npm install testcafe-browser-provider-lambdatest
    
    • Run the below-mentioned command to have a look at the browsers supported by the LambdaTest Selenium Grid:
    	
    testcafe -b lambdatest
    
    • Let us save our TestCafe credentials in our project so that our authentication on LambdaTest Selenium Grid goes through. You can save the credentials by running the commands below.
    	
    $ set LT_USERNAME=*insert your username*
    $ set LT_ACCESS_KEY=*insert your accesskey*
    

    We are now ready to run our test using TestCafe and LambdaTest Selenium Grid.

    Test Case Scenarios

    As mentioned earlier, the advantage of using Cloud Selenium Grid is to have an option of testing on multiple browser versions and operating systems. In our case, we will use three test combinations to test whether our e-commerce website registration and login form work as expected. These combinations are:

    • Chrome 85.0 + macOS Catalina
    • Firefox 78.0 + Windows 10
    • Chrome 86.0 + Windows 11

    Implementation

    • After setting your desired combinations, create a file called config.json and add your combinations as shown below without changing the code.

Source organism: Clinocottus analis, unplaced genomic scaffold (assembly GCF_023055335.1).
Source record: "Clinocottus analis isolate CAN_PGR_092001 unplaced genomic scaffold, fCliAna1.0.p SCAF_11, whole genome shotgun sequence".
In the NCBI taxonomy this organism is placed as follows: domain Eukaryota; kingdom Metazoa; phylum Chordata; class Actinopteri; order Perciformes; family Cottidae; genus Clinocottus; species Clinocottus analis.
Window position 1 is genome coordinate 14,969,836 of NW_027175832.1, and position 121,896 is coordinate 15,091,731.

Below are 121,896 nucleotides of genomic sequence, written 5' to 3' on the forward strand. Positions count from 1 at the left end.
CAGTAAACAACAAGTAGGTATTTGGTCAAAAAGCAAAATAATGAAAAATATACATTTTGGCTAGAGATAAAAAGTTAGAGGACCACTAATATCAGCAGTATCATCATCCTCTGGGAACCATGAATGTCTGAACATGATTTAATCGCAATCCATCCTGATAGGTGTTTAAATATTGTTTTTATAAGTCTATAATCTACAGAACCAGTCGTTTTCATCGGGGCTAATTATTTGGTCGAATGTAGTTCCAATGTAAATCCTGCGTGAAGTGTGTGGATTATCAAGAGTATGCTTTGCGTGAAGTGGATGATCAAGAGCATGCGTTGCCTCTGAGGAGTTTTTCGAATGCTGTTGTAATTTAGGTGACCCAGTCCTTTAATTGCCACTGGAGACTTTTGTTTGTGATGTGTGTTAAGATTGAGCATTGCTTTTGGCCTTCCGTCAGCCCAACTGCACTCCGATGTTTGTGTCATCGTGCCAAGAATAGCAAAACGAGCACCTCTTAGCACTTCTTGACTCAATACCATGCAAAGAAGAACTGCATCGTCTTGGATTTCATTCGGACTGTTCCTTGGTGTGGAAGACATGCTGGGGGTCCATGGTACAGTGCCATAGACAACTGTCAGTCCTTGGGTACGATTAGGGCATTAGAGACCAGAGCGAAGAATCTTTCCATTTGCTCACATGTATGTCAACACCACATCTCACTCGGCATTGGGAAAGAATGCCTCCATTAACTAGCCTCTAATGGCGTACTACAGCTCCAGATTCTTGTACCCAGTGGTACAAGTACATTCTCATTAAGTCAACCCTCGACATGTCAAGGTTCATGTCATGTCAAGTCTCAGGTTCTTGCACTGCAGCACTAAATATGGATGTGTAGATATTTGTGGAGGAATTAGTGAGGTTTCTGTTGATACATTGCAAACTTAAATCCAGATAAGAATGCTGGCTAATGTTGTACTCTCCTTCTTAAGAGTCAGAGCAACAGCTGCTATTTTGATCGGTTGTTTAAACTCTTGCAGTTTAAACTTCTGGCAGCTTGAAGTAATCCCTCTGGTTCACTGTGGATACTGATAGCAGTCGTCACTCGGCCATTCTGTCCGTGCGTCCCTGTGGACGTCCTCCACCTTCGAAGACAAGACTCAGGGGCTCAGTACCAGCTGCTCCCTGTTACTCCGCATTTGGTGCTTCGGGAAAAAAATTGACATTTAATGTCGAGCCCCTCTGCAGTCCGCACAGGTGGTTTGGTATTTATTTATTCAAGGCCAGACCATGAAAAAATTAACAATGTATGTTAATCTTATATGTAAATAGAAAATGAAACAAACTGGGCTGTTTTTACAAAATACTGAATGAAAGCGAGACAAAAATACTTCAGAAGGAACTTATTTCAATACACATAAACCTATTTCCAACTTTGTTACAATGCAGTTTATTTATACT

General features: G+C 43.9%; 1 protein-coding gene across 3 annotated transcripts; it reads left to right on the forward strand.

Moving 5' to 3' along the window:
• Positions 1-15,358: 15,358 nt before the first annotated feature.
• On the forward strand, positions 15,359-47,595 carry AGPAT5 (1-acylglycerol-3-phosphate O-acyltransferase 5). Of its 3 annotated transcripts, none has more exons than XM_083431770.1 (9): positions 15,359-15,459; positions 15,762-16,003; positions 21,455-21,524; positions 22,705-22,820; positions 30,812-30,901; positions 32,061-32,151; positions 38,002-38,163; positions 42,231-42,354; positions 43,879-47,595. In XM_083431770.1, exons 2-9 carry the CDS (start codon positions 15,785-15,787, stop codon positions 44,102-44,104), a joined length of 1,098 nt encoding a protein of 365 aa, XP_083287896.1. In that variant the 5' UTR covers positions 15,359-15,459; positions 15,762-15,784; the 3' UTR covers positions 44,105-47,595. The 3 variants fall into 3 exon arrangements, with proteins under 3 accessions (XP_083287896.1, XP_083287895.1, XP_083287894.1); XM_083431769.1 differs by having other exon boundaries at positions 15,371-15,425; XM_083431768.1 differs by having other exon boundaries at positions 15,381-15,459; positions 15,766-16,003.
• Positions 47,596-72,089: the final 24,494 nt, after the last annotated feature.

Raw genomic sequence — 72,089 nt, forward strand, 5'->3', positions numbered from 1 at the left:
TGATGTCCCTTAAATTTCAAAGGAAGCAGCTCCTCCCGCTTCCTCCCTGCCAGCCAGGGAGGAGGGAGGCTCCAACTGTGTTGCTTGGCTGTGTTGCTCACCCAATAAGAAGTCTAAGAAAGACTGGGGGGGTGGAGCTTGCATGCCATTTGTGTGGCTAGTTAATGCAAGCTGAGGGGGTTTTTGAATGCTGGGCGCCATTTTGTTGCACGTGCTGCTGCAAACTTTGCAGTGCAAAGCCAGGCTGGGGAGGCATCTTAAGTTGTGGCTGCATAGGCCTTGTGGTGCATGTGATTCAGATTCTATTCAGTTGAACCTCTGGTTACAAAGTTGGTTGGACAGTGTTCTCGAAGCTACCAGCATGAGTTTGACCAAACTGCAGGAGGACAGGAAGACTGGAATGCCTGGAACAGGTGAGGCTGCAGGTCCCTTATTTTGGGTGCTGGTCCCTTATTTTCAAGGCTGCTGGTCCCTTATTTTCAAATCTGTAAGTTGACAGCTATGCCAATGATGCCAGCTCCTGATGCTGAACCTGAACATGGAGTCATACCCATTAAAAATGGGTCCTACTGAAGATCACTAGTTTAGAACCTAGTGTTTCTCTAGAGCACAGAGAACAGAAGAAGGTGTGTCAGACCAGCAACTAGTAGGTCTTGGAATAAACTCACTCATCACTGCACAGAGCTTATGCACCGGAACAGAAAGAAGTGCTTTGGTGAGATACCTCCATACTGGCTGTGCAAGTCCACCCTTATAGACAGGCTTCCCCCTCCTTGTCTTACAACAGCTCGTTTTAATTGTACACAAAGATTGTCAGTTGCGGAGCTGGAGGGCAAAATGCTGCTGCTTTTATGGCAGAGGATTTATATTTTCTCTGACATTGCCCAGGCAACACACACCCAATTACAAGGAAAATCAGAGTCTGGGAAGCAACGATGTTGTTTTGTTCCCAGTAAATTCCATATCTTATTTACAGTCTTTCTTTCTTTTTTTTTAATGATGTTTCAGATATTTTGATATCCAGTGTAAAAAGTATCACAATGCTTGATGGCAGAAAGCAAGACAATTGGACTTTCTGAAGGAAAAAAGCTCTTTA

FileName – config.json

    {
       "Chrome@85.0:MacOS Catalina": {
           "build": "TestCafe Demo",
           "network": true,
           "visual": true,
           "resolution": "1024x768"
       },
    
    
       "Firefox@78.0:Windows 10": {
           "build": "TestCafe Demo",
           "network": true,
           "visual": true,
           "resolution": "1024x768"
       },
    
    
       "Chrome@86.0:Windows 11": {
           "build": "TestCafe Demo",
           "network": true,
           "visual": true,
           "resolution": "1024x768"
       }
    }
    
    • To run a test on (Chrome 85.0 + MacOS Catalina) combination, run the command below.
    testcafe "lambdatest:Chrome@85.0:MacOS Catalina" TestCafeTests/Tests
    
    • To run a test on (Firefox 78.0 + Windows 10) Combination, run the command below.
    testcafe "lambdatest:Firefox@78.0:Windows 10" TestCafeTests/Tests
    
    • To run a test on (Chrome 85.0 + Windows 11) Combination, run the command below.
    testcafe "lambdatest:Chrome@85.0:Windows 11" TestCafeTests/Tests
    
    • In case there are no issues with the test code, you should have the message on your Visual Studio Code Terminal that the test was successful for each combination.
    • If you visit your LambdaTest Dashboard on the right side of your screen, you should be able to see your recent tests, as shown below.